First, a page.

Monday, June 22, 2009

Iranian Revolution: Second Open Thread

Iran: A 1930s Level Crossroads for the International Left

The Iranian Revolution is a turning point, for the Middle East, and for the world. Politically you'll be judged by your stand. This article takes on the myths of both the extreme left and right about Iran. Both want Ahmadinejad to prevail, because of their good and evil bipolar worldview.

The people clash with the state. Jorge Martin argues a general strike is needed.

Later this week, I'll have a post about Chavez's position, offering disagreements with him, without giving comfort to reactionaries.



K. said...

Is it a revolution? Do the protestors have the political and organizational capacity for a general strike?

WeezieLou said...

what i love the most abt what is happening is that it seems some of the women have found their voices (and hopefully won't feel the intense wrath of all those who would keep them down).

Craig Bardo said...

Khameni pointed out that Mousavi is just as much part of the establishment as Ahmadenijad. What he didn't point out is that support for Mousavi obviously represented more than the marginal shift he himself campaigned for.

For the materialists here, do they think those rioting and risking their lives are doing so to leave one form of state tyranny for another? Isn't it more likely that they were encouraged by the voting they saw taking place in neighboring Iraq and Afghanistan and as imperfect as those fits and starts were toward a liberal representative republic, they inspire universal hope for the oppressed.

Were they rebelling for the abolition of private property or for the freedom and prosperity that is derived from it?

Frank Partisan said...

K: There are four points needed for revolution:
1) Divided ruling class. Check
2) Vacillating middle class. Check
3) United working class. Check
4) Revolutionary leadersship. Uncheck.

Weezie: See the blog of the Iranian feminist who contributes to my blog ,Maryam Namazie.

CB: Neither. See my response to K. The question of organization and leadership is still unresolved. It has become more militant than what Mousavi wants.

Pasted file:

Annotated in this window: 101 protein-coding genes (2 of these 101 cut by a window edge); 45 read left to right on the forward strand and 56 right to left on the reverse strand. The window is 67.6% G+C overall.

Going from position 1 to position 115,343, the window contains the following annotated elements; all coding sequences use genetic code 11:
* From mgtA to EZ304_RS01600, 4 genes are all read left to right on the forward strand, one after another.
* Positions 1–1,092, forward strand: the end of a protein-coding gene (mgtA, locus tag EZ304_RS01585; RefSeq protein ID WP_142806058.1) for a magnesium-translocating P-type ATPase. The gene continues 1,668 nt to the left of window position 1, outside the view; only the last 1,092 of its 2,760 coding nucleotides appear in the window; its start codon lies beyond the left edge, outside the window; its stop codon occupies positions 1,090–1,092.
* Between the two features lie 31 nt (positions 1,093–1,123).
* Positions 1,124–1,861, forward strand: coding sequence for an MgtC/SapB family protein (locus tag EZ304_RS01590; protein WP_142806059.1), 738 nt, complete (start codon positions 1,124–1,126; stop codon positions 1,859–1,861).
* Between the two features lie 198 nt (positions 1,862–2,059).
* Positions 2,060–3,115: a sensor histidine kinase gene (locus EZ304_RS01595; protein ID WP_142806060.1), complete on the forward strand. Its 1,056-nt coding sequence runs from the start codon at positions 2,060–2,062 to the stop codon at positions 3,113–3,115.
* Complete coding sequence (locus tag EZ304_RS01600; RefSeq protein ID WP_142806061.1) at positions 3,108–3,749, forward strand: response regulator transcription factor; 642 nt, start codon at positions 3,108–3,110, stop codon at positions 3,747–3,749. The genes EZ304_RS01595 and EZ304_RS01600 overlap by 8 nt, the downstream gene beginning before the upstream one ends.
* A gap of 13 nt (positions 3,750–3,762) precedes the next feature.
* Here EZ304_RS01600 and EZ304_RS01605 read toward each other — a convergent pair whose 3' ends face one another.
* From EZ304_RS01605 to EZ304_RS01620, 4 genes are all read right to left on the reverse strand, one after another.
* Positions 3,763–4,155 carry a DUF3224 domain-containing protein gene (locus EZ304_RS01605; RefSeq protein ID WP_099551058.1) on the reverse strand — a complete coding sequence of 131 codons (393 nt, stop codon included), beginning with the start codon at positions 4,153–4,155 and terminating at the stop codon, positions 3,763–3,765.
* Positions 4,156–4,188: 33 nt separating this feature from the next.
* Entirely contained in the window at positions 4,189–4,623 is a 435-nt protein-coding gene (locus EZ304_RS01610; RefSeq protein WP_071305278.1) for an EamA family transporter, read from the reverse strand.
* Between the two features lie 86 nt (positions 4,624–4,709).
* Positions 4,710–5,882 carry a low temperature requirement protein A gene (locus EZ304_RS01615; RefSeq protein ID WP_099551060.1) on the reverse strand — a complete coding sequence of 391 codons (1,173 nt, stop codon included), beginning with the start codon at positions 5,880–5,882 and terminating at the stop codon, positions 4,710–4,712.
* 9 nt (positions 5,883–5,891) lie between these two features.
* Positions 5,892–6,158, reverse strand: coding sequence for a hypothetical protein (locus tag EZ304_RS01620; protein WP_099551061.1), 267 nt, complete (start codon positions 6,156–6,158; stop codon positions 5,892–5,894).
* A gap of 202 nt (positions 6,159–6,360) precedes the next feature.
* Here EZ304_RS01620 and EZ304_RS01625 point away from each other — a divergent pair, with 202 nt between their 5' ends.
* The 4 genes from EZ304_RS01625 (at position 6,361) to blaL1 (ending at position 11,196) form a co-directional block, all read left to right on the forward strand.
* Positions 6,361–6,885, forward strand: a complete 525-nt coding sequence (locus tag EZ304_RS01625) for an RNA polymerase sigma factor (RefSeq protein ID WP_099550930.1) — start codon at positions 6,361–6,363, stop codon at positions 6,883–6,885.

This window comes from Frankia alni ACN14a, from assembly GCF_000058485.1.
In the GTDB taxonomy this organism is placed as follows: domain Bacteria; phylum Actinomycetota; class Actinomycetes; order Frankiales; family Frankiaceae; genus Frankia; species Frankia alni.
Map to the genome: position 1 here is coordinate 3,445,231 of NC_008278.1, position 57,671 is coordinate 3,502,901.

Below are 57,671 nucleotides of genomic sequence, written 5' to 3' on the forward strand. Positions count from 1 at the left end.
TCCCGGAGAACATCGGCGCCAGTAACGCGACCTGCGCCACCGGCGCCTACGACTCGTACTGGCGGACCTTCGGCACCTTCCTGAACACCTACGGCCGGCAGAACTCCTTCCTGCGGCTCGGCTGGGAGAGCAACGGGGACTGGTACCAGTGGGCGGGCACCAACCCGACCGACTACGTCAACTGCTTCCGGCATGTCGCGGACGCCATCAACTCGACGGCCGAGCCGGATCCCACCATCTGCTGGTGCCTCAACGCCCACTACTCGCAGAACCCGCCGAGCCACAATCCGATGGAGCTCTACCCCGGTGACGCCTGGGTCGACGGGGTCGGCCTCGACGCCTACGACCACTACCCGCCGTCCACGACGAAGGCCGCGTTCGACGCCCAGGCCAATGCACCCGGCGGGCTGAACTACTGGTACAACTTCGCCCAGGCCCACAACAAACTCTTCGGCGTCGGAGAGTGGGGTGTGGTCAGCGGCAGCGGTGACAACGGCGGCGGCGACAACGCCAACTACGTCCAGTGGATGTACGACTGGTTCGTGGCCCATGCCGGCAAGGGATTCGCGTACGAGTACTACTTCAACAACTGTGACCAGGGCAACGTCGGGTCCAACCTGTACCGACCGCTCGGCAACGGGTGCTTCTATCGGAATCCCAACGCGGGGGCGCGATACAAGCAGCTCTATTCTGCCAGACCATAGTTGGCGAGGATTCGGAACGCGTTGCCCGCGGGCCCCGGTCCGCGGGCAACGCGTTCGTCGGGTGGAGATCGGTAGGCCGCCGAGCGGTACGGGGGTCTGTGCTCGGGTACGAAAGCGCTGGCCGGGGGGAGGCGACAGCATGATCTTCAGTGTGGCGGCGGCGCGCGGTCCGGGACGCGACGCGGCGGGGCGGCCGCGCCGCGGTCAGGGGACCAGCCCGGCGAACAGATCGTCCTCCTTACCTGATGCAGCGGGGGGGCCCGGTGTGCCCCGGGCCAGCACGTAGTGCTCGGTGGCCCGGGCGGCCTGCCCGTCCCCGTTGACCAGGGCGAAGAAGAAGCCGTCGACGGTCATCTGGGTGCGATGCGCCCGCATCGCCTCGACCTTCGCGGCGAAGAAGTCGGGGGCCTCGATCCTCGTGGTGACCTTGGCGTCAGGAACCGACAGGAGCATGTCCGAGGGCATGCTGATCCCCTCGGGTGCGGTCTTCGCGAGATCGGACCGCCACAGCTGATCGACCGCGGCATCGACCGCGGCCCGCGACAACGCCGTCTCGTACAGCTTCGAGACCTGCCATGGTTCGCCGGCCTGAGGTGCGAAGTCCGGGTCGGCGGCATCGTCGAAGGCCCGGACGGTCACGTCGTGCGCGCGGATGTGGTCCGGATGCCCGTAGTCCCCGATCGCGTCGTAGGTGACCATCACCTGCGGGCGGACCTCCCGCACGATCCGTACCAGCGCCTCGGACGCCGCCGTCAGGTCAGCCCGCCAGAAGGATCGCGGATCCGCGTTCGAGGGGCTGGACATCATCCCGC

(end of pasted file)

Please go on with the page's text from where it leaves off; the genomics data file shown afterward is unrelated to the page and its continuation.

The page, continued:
The US only wants stability. They would prefer Mousavi, but will settle for who is on top.

This has been brewing atleast since 1999.

Desert Mystery said...

I'm looking forward to read what Chavez has to say about all of this.

Frank Partisan said...

Desert Mystery: Thank you for visiting again.

Chavez has taken an incorrect position. An article is being written disagreeing him, while supporting the revolutionary process in Venezuela.

Chavez believes my enemies friend is also my enemy.

jewbonics said...

What makes you think the working class is united? I saw the report about a general strike, but it's unconfirmed (still) which seems pretty striking.

As for linking to Giordano, his performance has been cheer-leading and futurology, totally vacuous, with a patina of radical grassrootsism and historical analogies to give it the appearance of thoughtfulness.

Larry Gambone said...

Other than Chavez who else has taken a naive line on the Iranian events? All the people I am familiar with, anarchists, IMT, Int Secretariat, CP, IS, etc support the revolt.

jams o donnell said...

Unsuprisingly George Galloway has has supported Ahmadinejad Larry.

jams o donnell said...

But enough of Galloway here is something all fellow trade unionists should support

Anonymous said...

I look forward to finding comfort in your post on Hugo/Venezuela. ;-)

Frank Partisan said...

Larry G: At the local antiwar coalition meeting this weekend, we called for an action supporting the Iranian working class. Never were we so isolated there. Not even the 4th Int'l supported us. Some said the secular movement is all upper class. The only slogans they support is no US intervention, no embargo.

It turns out a group called Women Against Military Madness is having a forum, one day before ours, with an Iranian professor who is pro-Ahmadinejad. We're going to expose her.

Max: I think the working class is united, maybe not organized.

There has been calls by the Bus Workers Union for more action, and no support to either candidate.

I agree with the direction of the article.

Jams: Labour Start has worked for Iranian workers diligently.

FJ: I support Chavez, but don't endorse him. Same as how I feel towards the Labor Party of the UK.

white rabbit said...

How do Ifeel about the Labour Party? Same as Cromwell felt about the Rump...

'You have sat too long for any good you may have done ... Depart, I say; and let us have done with you. In the name of God, go!'

Or - more prosaically and contemporaneousy...

'If you're not part of the solution you're [part of the problem'.

white rabbit said...

An afterthought...

Mind you, what Cromwell then did - a contrivance called the 'Parliament of Saints' was less than a conspicuous success.

It did have a rather wonderfully named member though. He really was called 'Praise God Barebones' - unsurprisingly he changed his name at the Restoration.

But I digress...

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